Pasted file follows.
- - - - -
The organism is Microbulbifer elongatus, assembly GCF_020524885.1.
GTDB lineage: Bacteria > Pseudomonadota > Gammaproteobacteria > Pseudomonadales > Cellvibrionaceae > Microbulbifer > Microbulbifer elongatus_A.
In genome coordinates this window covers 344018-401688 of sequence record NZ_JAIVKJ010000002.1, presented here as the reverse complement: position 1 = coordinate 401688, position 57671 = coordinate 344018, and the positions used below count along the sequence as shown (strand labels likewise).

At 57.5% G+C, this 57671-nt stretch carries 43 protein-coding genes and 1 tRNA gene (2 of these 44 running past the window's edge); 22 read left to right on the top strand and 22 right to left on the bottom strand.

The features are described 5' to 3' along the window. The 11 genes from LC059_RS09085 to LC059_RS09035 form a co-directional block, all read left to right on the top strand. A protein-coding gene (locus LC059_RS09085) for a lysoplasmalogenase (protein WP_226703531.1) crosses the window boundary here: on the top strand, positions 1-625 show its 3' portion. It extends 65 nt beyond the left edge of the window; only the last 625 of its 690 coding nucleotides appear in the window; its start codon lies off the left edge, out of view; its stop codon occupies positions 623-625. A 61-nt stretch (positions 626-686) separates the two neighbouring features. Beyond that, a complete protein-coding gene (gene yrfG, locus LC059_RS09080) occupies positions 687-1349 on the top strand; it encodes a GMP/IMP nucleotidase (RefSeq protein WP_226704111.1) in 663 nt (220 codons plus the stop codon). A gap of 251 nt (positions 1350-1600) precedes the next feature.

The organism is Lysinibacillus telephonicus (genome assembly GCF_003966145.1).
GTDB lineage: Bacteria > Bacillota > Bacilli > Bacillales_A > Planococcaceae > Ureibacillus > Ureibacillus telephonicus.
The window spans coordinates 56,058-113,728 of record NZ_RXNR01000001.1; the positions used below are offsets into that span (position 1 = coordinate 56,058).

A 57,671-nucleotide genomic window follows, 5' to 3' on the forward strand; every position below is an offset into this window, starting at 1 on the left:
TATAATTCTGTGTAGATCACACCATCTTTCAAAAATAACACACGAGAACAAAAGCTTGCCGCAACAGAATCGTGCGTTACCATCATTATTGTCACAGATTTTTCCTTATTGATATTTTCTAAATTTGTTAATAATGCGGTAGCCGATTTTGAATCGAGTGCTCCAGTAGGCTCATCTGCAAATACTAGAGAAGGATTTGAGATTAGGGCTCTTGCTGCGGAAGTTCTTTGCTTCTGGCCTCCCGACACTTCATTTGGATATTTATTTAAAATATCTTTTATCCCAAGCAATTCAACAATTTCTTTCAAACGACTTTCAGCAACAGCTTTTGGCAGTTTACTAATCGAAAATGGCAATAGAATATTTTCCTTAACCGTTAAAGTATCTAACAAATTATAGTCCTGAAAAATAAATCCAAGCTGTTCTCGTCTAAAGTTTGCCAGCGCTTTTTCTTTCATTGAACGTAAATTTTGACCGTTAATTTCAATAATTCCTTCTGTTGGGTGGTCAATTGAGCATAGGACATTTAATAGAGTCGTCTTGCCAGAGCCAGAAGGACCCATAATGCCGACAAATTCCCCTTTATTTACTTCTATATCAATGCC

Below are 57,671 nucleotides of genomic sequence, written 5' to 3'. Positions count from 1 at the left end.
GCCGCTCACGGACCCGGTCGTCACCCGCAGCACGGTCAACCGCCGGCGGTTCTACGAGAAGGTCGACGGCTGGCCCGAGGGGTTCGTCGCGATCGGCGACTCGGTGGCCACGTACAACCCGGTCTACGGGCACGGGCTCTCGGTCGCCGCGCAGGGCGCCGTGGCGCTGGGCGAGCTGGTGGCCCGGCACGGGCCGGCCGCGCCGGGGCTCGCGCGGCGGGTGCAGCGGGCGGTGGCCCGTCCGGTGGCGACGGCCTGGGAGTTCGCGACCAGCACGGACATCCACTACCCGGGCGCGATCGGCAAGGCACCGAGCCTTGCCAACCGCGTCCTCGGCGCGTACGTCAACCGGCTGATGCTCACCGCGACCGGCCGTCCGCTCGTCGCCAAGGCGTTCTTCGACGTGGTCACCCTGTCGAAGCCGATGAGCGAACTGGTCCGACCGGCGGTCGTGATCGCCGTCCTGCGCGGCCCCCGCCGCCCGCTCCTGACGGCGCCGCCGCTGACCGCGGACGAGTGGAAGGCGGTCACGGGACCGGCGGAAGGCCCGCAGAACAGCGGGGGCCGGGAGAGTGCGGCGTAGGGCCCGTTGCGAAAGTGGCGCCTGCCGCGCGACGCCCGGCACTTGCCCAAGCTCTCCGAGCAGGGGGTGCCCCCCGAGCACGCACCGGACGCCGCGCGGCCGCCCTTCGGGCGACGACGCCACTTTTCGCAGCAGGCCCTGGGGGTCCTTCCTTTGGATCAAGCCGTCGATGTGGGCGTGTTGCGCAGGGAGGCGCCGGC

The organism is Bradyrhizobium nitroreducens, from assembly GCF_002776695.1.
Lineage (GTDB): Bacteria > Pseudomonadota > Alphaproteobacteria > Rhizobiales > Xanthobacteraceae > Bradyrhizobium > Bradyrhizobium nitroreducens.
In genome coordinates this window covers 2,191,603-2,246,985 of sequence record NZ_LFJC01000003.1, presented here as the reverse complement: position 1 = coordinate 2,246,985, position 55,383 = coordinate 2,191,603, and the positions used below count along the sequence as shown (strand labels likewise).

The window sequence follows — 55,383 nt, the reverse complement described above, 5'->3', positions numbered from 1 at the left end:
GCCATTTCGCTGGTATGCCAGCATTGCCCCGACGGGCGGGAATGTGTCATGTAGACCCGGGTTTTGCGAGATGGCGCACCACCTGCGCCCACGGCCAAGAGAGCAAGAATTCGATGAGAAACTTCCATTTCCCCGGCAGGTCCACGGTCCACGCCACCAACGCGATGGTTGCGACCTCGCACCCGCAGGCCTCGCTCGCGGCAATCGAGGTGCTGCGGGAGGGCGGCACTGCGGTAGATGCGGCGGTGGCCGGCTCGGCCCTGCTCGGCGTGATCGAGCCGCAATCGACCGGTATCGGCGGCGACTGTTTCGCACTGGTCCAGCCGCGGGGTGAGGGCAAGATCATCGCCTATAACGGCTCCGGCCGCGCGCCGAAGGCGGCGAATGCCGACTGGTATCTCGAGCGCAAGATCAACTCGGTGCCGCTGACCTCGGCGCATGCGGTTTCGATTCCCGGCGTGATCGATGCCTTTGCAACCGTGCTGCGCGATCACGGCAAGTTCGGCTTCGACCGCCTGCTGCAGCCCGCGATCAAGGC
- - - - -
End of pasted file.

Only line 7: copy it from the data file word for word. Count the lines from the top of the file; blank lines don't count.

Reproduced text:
GTDB lineage: Bacteria > Bacillota > Bacilli > Bacillales_A > Planococcaceae > Ureibacillus > Ureibacillus telephonicus.